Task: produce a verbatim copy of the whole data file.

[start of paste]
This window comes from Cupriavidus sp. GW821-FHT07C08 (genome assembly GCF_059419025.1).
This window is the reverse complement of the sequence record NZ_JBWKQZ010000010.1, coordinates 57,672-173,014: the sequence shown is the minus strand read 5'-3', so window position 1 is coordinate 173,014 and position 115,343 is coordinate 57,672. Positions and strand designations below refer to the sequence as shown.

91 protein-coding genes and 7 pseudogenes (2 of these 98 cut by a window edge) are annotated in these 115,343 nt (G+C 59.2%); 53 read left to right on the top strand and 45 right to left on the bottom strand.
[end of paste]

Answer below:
This window comes from Cupriavidus sp. GW821-FHT07C08 (genome assembly GCF_059419025.1).
This window is the reverse complement of the sequence record NZ_JBWKQZ010000010.1, coordinates 57,672-173,014: the sequence shown is the minus strand read 5'-3', so window position 1 is coordinate 173,014 and position 115,343 is coordinate 57,672. Positions and strand designations below refer to the sequence as shown.

91 protein-coding genes and 7 pseudogenes (2 of these 98 cut by a window edge) are annotated in these 115,343 nt (G+C 59.2%); 53 read left to right on the top strand and 45 right to left on the bottom strand.